Gait Cycle Basics: Part 4

Pronation as a shock absorber

Heel strike, a traumatic deceleration event with the transfer of weight from one extremity to the other, creates shock which must be attenuated. This is accomplished by 4 distinct mechanisms:

1. ankle plantar flexion at heelstrike, followed by eccentric contraction of the pretibial muscles to decelerate foot fall.


2. subtalar pronation. As the coefficient of friction between the calcaneus and the ground increases, the talus slides anterior on the calcaneus while plantar flexing, adducting and everting. This motion causes concomitant internal rotation of the lower leg. Both these actions cause a time delay, allowing force to be absorbed over a longer period of time.


3. knee flexion. This is a reaction to the heel rocker, forward motion of the tibia, and passive tension in the posterior compartment. It is slowed by eccentric contraction of the quadriceps


4. contralateral pelvic drop, which is decelerated by the ipsilateral hip abductors (primarily gluteus medius). This occurs as weight is suddenly dropped on the contralateral limb


The rockers and shock attenuation are dependent on the integrity of the joints involved, their associated ligaments and cartilage, the functionality of the musculature crossing them and their neuromuscular integrity along with appropriate cortical control of the actions. Being physical medicine practitioners, we understand that the anatomy and physiology cannot be separated and must consider these different components while evaluating the patient.

The Gait Guys….Yup, we ARE foot nerds….Hey, someone has to do it….

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Gait Cycle Basics: Part 3

As Promised: The Rockers…

According to Perry, progression of gait over the supporting foot depends on 3 functional rockers

heel rocker: the heel is the fulcrum as the foot rolls into plantar flexion. The pretibial muscles eccentrically contract to decelerate the foot drop and pull the tibia forward


ankle rocker: the ankle is the fulcrum and the tibia rolls forward due to forward momentum. The soleus eccentrically contracts to decelerate the forward progression of the tibia over the talus. Ankle and forefoot rocker can be compromised by imbalances in strength and length of the gastroc/soleus group and anterior compartment muscles.


forefoot rocker: tibial progression continues and the gastroc/soleus groups contract to decelerate the rate of forward limb movement. This, along with forward momentum, passive tension in the posterior compartment muscles, active contraction of the posterior compartment and windlass effect of the plantar fascia results in heel lift.

Now see if you can pick out the rockers in today’s video.

The Gait Guys… We are everywhere!!

Gait Cycle Basics: Part 2

Gait Cycle components

Let’s begin today with a typical walking gait cycle.

There are 2 phases: stance and swing. It comprises approximately 62% of the gait cycle. Inman and Scranton use the following classification:


Heel strike: when the heel hits the ground

Full forefoot load: weight is transferred anteriorly to the forefoot

Heel lift: when the heel begins lifting off the ground

Toe off: the beginning of propulsion


They further divide this into a contact period (heel strike to full forefoot load), a midstance period (from full forefoot load to heel lift) and a propulsive period (from heel lift through toe off)


Jaqueline Perry, the Matriarch of gait, uses a slightly more descriptive classification which we prefer:


Initial contact: when the foot 1st touches the floor

Loading response: weight bearing on the loaded extremity from initial contact and continues until the opposite foot is lifted for swing

Midstance: the 1st ½ of single limb support, beginning when the opposite foot is lifted until weight is over the forefoot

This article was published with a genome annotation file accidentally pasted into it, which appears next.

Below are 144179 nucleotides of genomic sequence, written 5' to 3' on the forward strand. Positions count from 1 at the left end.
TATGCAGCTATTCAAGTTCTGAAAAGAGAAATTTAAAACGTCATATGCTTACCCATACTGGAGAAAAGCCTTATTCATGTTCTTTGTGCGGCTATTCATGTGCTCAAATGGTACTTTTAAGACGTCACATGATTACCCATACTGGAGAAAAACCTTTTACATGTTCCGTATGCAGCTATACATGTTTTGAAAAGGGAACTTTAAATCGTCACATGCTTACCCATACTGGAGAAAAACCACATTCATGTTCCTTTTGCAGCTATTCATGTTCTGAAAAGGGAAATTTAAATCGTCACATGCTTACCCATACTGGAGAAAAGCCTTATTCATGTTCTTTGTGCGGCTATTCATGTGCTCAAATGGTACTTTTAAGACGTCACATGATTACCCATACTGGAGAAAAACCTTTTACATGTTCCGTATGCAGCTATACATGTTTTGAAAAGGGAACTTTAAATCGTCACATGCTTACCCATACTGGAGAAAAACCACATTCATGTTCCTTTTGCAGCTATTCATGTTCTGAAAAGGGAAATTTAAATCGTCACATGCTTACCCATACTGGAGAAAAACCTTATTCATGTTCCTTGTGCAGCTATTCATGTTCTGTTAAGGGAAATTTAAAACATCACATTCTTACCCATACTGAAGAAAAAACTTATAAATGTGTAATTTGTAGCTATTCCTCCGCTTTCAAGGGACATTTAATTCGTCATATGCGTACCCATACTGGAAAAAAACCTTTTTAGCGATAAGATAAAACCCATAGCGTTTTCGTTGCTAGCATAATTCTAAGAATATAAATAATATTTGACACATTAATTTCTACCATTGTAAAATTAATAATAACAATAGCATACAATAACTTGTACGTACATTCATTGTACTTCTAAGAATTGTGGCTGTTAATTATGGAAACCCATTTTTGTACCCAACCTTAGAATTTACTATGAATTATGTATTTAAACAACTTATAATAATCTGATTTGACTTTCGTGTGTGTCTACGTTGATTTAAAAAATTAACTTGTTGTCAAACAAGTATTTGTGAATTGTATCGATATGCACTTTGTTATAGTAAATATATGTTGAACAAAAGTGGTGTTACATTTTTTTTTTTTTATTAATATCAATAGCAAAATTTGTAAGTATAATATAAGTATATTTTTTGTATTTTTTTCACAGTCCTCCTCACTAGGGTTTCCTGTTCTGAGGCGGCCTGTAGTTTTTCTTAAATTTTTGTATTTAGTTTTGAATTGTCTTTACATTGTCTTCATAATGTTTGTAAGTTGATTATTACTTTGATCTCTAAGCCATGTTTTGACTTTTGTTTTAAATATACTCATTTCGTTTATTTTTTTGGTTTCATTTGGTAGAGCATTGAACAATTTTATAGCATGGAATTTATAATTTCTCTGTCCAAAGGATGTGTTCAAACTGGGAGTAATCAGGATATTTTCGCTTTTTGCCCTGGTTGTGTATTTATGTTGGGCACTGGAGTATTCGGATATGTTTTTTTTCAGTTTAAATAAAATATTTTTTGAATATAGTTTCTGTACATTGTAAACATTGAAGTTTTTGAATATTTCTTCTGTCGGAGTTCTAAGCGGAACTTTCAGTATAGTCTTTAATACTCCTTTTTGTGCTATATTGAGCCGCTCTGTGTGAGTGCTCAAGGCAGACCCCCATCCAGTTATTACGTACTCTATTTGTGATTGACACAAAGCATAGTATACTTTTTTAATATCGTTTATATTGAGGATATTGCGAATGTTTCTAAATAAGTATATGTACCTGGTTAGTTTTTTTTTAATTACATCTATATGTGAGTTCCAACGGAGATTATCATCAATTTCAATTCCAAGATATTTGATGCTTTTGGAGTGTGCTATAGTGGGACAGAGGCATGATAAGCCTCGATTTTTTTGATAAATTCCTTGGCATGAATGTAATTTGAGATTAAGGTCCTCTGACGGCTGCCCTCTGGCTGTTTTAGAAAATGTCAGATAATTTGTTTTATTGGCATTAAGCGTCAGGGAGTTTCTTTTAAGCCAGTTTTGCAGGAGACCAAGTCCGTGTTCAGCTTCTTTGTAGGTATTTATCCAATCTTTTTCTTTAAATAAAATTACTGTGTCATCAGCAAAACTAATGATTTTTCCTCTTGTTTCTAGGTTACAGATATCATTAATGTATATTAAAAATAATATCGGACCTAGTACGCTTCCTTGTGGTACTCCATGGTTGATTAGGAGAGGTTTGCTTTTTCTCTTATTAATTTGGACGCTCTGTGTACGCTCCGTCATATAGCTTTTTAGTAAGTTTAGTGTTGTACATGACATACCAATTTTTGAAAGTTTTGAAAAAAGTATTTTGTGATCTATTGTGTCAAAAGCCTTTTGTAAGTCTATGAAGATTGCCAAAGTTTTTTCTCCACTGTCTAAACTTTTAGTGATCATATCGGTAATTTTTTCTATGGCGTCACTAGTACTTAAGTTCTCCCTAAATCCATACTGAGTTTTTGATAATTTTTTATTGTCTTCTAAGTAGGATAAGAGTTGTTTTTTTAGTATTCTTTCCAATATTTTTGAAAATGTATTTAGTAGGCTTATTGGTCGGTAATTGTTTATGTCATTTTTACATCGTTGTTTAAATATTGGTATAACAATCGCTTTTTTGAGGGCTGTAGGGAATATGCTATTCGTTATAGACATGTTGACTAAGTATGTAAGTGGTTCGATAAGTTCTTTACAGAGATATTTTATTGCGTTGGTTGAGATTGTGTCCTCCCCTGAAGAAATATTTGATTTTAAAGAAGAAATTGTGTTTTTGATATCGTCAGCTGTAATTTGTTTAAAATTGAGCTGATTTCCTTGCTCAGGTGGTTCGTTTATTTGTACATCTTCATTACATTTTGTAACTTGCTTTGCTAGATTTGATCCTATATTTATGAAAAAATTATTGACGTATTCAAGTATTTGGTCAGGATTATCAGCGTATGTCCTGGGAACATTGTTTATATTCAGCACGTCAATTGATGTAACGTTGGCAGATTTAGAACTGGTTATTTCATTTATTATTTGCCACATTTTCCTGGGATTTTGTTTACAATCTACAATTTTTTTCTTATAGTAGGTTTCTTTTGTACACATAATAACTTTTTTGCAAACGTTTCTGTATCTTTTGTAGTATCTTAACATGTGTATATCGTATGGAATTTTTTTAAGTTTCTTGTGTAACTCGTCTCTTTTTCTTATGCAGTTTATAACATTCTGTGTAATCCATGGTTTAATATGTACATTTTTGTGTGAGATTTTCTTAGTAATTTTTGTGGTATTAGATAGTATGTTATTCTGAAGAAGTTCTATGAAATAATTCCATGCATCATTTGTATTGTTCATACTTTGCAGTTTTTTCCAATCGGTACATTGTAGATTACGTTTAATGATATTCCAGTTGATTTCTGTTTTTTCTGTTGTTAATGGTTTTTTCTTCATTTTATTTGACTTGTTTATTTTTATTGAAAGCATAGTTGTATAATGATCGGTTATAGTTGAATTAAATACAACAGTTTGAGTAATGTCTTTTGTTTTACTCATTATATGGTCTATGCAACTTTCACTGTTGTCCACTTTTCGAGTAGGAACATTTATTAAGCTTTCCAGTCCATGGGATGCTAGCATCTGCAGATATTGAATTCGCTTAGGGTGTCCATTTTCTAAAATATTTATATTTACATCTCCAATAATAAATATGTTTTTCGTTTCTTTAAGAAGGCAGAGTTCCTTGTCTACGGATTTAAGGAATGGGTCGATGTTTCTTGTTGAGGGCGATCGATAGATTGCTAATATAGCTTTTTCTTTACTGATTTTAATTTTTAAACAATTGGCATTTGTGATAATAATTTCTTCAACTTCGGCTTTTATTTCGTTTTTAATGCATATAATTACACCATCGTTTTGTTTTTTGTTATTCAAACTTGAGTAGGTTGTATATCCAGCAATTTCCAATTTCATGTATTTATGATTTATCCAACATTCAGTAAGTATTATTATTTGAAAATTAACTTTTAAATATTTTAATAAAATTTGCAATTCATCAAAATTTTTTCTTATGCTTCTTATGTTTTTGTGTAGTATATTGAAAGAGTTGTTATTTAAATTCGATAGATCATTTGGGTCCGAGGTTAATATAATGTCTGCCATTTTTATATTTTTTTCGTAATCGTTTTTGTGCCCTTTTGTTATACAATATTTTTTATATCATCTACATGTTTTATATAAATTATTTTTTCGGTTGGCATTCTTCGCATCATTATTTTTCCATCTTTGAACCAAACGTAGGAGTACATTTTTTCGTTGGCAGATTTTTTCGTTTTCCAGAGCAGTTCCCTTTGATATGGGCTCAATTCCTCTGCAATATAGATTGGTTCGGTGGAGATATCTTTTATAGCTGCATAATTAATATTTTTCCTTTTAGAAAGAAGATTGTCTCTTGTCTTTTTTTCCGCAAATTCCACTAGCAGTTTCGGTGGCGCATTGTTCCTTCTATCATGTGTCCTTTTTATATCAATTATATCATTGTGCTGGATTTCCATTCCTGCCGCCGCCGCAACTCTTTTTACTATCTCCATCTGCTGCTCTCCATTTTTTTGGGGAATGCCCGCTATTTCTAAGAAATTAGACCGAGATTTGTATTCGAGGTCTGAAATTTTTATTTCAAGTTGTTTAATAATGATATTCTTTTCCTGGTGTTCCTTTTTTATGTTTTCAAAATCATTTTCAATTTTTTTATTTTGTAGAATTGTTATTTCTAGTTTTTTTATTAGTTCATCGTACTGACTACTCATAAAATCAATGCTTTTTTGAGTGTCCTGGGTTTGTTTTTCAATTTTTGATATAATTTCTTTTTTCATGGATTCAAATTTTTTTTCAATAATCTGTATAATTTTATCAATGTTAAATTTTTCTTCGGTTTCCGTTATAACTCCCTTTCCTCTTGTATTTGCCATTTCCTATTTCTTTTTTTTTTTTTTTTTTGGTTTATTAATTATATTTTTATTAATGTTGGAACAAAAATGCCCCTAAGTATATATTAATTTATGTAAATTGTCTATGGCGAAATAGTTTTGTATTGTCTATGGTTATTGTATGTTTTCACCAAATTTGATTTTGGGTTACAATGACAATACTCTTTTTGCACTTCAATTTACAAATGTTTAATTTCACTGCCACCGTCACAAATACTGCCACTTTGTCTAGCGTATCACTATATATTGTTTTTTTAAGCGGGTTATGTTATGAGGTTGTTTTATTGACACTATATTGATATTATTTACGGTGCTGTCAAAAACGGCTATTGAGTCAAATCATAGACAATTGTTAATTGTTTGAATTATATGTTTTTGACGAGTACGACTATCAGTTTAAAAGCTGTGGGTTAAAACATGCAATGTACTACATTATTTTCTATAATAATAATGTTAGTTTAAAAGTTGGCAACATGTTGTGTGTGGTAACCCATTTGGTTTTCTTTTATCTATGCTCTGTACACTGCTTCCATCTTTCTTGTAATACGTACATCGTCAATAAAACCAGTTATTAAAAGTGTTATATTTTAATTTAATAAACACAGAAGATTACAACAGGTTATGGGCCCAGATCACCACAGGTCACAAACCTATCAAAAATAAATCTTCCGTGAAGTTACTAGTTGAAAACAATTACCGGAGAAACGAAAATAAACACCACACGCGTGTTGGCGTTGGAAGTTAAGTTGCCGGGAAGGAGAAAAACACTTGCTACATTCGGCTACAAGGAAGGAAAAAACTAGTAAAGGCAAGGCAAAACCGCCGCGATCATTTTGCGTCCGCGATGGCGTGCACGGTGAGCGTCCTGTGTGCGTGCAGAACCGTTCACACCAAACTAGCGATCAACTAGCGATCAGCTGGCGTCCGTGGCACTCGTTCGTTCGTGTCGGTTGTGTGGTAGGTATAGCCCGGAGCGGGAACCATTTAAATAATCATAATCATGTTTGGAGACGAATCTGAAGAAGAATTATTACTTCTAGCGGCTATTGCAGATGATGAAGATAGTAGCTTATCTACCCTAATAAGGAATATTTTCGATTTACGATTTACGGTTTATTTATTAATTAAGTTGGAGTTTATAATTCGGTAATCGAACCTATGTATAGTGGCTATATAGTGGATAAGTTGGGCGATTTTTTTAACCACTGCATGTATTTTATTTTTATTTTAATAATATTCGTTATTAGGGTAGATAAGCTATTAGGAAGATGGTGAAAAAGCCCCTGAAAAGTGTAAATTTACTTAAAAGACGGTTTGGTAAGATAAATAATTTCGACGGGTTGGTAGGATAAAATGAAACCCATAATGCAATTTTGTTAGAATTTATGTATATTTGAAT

Terminal stance: begins with heel rise and continues until the opposite foot strikes the ground

Pre swing: when initial contact of the opposite extremity begins and toes off ends

She also describes 3 tasks to be performed during a gait cycle: weight acceptance (the limb is able to bear weight), single limb support (when weight is supported by one limb with the other in swing phase), and swing limb advancement (moving the opposite limb through space to become the next stance phase leg.

The question is, how do we adequately progress over the stance phase leg? Stay tuned to our next post for a primer on the 3 rockers….

The Gait Guys…Promoting gait literacy and understanding for the clinician and the consumer.

This week we will focus on the basics of gait and the gait cycle in our attempt to assist in gait literacy

Gait Cycle Basics: Part 1

Steps and strides….

What does the gait cycle that have to do with therapy or rehabilitation? Well, most people walk at some point in the day, and most have walked into your office. If people can’t carry the changes you made on the table and incorporate it into walking, then what you do will have limited effectiveness. Thus, the need for understanding the gait cycle as it relates to rehabilitation or how it can give you clues to the biomechanical faults present. An example is a loss of functional hip extension and chronic LBP/ SI dysfunction. This could be due to a myriad of reasons, from weak glutes, loss of ankle dorsiflexion, or even a dysfunctional shoulder. Understanding how these seemingly unrelated body parts integrate into the kinetic chain, especially while moving upright through the gravitational plane.


One gait cycle consists of the events from heel strike to heel strike on one side. A step length is the distance traveled from one heel strike to the next (on the opposite side). Comparing right to left step lengths can give the evaluator insight into the symmetry of the gait.  Differences in step length, on the simplest level, should cause the individual to deviate consistently from a straight line (technically it should cause the individual to eventually walk in a large circle!).  Often, compensations occur functionally in the lower kinetic chain to compensate for the differences in step length to ensure that you walk in a straight line.  It is these longstanding complex compensations that are the generators of many of our patient’s complaints.


A stride length is the distance from heel strike to heel strike on the ipsilateral side (the distance covered in one gait cycle.  Step width, or base of gait, is the lateral distance between the heel centers of two consecutive foot contacts (this typically measures 6-10 cm).  Foot progression angle is the angle of deviation of the long axis of the foot from the line of progression (typically 7-10 degrees). Çhanges in the progression angle can be due to both congenital (torsions, versions) as well as developmental reasons.

Next time we will take a closer look at the gait cycle itself. Yup, we are still…The Gait Guys

special thanks to Dr. Tom Michaud, who has allowed us to use these images in our book

The pedograph as a window to the gait cycle

Have you ever studied footprints on the beach or looked at the print left by a wet foot when you get out of the water? These are some of the most primitive types of pedographs.